Convergence refers to the post-consolidation practice of delivering information and/or entertainment through multiple platforms (radio, TV, print, online) owned by the same parent company. Ideally, a news organization can take a story and, using the same pool of resources, deliberately distribute aspects of the story to different media according to each medium’s particular strengths (e.g. the immediacy of TV, the details and statistics that work best in print, etc.). In reality, convergence tends to be partial, with each outlet working independently with some sharing of resources. What makes convergence a more valid working method is the phenomenon of the converged consumer; rather than having individuals getting only partial information through a single choice of media platform, we see a great number of consumers actually engaging with more than one medium at the same time. (Reading the paper, watching the news, checking sites on their phones, etc.) The chapter backs this idea up on p. 121 by citing a 2004 Media Center study showing that 75% of TV viewers read newspapers while watching and 2/3 surfed the Web while watching. Both percentages seem high, but if credible, they justify the use of media convergence.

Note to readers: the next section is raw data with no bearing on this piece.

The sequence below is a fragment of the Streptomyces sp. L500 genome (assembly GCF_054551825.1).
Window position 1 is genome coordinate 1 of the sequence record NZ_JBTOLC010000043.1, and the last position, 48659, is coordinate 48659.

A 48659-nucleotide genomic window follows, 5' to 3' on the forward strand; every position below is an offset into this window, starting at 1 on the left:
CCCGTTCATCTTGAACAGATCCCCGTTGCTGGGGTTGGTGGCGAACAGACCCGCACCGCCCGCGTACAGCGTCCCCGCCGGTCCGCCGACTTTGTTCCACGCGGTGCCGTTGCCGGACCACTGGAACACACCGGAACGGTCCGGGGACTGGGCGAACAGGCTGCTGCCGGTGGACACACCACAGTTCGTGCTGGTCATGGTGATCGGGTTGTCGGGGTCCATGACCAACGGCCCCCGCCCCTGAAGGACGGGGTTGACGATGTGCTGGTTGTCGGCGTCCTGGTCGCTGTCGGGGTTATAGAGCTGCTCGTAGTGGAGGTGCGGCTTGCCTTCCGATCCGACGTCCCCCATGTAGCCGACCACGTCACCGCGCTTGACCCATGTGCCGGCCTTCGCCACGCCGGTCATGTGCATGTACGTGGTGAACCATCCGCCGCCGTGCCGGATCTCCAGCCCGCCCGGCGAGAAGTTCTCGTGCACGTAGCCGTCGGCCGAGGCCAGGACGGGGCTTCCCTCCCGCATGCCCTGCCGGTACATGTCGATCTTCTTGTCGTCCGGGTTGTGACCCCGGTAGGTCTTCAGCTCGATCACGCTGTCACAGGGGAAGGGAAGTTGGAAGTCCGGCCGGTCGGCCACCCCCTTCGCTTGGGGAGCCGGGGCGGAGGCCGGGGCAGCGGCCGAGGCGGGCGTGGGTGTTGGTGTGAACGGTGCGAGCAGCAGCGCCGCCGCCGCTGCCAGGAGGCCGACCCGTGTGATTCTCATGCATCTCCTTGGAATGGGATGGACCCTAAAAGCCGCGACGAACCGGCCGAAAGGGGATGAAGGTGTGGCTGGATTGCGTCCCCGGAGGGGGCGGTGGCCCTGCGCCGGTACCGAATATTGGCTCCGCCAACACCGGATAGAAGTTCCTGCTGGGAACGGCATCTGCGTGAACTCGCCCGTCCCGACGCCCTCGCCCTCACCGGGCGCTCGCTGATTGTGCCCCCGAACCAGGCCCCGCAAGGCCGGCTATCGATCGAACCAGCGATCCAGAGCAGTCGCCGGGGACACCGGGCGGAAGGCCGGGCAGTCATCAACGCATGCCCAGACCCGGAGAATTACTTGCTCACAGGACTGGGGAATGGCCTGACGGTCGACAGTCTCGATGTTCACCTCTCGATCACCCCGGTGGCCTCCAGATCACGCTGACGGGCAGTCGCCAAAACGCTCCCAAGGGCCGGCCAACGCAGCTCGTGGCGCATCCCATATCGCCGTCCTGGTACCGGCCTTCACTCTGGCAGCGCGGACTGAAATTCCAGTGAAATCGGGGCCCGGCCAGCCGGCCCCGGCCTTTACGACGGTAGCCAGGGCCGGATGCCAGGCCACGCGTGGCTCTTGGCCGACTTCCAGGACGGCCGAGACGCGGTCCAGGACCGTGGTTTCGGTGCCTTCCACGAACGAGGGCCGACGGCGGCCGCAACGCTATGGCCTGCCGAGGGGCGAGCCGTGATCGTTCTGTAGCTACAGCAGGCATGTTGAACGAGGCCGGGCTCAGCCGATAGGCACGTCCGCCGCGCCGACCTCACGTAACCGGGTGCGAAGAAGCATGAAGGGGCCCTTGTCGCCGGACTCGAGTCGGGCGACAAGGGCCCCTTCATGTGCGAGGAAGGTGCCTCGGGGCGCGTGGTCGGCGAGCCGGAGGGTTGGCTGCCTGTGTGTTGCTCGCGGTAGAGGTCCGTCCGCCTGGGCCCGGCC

The chapter also points out another result of media consolidation: more resources are spent on disseminating news than collecting it. Budgets are cut, staffs shrink by attrition, and fewer people are called upon to do more work. Thus, where in the past a news crew would be sent out to cover a story, now a reporter like Philippe Djegal travels to a location on his own, sets up the camera himself, tapes his own report and edits the raw footage into a short news “package” that is ready to air on whatever station chooses to air it. While it certainly creates the potential for more exciting challenges and the development of diverse skills for journalists, the real reason for this change is that it cuts expenses for the corporation. Is it a positive development for news gathering? Are we more informed when the corporate media functions with greater financial efficiency? Whether we are or not seems to be beside the point in this business model.